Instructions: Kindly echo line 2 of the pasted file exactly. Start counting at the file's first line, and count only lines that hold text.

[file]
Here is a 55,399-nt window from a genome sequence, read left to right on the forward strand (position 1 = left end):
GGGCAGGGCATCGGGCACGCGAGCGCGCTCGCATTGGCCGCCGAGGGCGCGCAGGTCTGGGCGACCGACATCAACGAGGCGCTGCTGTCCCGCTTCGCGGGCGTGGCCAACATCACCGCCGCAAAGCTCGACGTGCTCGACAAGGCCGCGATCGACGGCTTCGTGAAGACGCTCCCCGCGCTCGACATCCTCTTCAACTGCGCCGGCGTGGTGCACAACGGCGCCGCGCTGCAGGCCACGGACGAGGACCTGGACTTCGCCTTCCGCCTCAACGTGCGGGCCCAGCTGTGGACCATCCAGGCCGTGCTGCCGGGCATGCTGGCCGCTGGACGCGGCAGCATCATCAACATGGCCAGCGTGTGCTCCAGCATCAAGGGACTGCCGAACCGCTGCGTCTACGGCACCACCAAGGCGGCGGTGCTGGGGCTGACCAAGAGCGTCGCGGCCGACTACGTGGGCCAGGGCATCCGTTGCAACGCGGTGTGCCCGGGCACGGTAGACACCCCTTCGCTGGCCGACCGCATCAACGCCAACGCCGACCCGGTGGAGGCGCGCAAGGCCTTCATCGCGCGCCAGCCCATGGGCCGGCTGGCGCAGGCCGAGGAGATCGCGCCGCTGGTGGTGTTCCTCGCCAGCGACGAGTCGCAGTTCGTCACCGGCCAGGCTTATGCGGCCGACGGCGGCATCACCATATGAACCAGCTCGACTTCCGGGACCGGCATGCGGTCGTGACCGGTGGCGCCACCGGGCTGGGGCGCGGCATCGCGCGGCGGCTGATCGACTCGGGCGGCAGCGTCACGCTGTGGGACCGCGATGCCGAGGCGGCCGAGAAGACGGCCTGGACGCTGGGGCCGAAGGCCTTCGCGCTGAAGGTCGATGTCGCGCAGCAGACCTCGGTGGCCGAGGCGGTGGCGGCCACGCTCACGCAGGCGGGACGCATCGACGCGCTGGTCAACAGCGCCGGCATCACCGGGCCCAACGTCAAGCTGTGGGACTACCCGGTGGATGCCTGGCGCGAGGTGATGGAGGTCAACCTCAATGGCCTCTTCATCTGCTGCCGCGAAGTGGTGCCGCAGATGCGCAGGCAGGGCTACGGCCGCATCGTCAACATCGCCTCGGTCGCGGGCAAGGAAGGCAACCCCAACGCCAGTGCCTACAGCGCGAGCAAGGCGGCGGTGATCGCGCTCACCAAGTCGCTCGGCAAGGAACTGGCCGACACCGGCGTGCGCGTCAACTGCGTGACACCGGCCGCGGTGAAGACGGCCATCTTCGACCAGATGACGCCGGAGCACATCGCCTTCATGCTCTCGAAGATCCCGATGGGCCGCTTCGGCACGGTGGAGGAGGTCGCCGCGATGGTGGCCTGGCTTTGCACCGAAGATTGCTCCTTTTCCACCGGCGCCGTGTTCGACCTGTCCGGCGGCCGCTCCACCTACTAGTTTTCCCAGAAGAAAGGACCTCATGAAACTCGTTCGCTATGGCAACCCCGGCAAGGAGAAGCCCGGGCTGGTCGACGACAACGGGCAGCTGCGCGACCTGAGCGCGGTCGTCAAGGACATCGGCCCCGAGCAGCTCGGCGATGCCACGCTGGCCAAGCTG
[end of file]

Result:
GGGCAGGGCATCGGGCACGCGAGCGCGCTCGCATTGGCCGCCGAGGGCGCGCAGGTCTGGGCGACCGACATCAACGAGGCGCTGCTGTCCCGCTTCGCGGGCGTGGCCAACATCACCGCCGCAAAGCTCGACGTGCTCGACAAGGCCGCGATCGACGGCTTCGTGAAGACGCTCCCCGCGCTCGACATCCTCTTCAACTGCGCCGGCGTGGTGCACAACGGCGCCGCGCTGCAGGCCACGGACGAGGACCTGGACTTCGCCTTCCGCCTCAACGTGCGGGCCCAGCTGTGGACCATCCAGGCCGTGCTGCCGGGCATGCTGGCCGCTGGACGCGGCAGCATCATCAACATGGCCAGCGTGTGCTCCAGCATCAAGGGACTGCCGAACCGCTGCGTCTACGGCACCACCAAGGCGGCGGTGCTGGGGCTGACCAAGAGCGTCGCGGCCGACTACGTGGGCCAGGGCATCCGTTGCAACGCGGTGTGCCCGGGCACGGTAGACACCCCTTCGCTGGCCGACCGCATCAACGCCAACGCCGACCCGGTGGAGGCGCGCAAGGCCTTCATCGCGCGCCAGCCCATGGGCCGGCTGGCGCAGGCCGAGGAGATCGCGCCGCTGGTGGTGTTCCTCGCCAGCGACGAGTCGCAGTTCGTCACCGGCCAGGCTTATGCGGCCGACGGCGGCATCACCATATGAACCAGCTCGACTTCCGGGACCGGCATGCGGTCGTGACCGGTGGCGCCACCGGGCTGGGGCGCGGCATCGCGCGGCGGCTGATCGACTCGGGCGGCAGCGTCACGCTGTGGGACCGCGATGCCGAGGCGGCCGAGAAGACGGCCTGGACGCTGGGGCCGAAGGCCTTCGCGCTGAAGGTCGATGTCGCGCAGCAGACCTCGGTGGCCGAGGCGGTGGCGGCCACGCTCACGCAGGCGGGACGCATCGACGCGCTGGTCAACAGCGCCGGCATCACCGGGCCCAACGTCAAGCTGTGGGACTACCCGGTGGATGCCTGGCGCGAGGTGATGGAGGTCAACCTCAATGGCCTCTTCATCTGCTGCCGCGAAGTGGTGCCGCAGATGCGCAGGCAGGGCTACGGCCGCATCGTCAACATCGCCTCGGTCGCGGGCAAGGAAGGCAACCCCAACGCCAGTGCCTACAGCGCGAGCAAGGCGGCGGTGATCGCGCTCACCAAGTCGCTCGGCAAGGAACTGGCCGACACCGGCGTGCGCGTCAACTGCGTGACACCGGCCGCGGTGAAGACGGCCATCTTCGACCAGATGACGCCGGAGCACATCGCCTTCATGCTCTCGAAGATCCCGATGGGCCGCTTCGGCACGGTGGAGGAGGTCGCCGCGATGGTGGCCTGGCTTTGCACCGAAGATTGCTCCTTTTCCACCGGCGCCGTGTTCGACCTGTCCGGCGGCCGCTCCACCTACTAGTTTTCCCAGAAGAAAGGACCTCATGAAACTCGTTCGCTATGGCAACCCCGGCAAGGAGAAGCCCGGGCTGGTCGACGACAACGGGCAGCTGCGCGACCTGAGCGCGGTCGTCAAGGACATCGGCCCCGAGCAGCTCGGCGATGCCACGCTGGCCAAGCTG